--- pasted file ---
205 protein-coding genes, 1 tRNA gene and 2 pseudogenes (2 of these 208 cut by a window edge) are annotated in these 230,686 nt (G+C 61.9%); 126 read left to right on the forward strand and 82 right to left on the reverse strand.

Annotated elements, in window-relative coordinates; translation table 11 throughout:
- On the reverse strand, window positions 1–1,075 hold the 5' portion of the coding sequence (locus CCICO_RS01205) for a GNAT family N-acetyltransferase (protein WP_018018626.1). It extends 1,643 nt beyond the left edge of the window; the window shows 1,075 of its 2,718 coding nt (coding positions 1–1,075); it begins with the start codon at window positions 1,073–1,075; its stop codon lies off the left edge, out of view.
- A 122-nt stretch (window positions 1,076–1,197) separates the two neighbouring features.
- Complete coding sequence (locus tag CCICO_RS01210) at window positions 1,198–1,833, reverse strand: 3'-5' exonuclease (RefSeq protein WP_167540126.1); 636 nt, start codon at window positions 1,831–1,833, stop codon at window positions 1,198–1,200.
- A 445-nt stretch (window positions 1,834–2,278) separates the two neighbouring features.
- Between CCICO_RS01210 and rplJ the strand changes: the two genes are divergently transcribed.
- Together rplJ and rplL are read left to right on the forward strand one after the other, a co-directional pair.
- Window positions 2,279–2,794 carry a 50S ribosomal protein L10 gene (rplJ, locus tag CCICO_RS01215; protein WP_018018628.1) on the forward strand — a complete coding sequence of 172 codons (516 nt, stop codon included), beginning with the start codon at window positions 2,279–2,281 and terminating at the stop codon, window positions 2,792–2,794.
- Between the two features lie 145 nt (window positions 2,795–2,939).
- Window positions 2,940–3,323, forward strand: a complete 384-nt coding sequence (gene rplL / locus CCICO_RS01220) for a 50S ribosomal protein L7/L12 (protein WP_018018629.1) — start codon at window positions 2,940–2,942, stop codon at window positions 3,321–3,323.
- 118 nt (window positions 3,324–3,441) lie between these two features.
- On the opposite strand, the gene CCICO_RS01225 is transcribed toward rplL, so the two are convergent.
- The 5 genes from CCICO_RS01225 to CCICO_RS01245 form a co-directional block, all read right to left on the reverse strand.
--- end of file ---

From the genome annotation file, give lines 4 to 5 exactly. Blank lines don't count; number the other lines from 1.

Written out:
- A 122-nt stretch (window positions 1,076–1,197) separates the two neighbouring features.
- Complete coding sequence (locus tag CCICO_RS01210) at window positions 1,198–1,833, reverse strand: 3'-5' exonuclease (RefSeq protein WP_167540126.1); 636 nt, start codon at window positions 1,831–1,833, stop codon at window positions 1,198–1,200.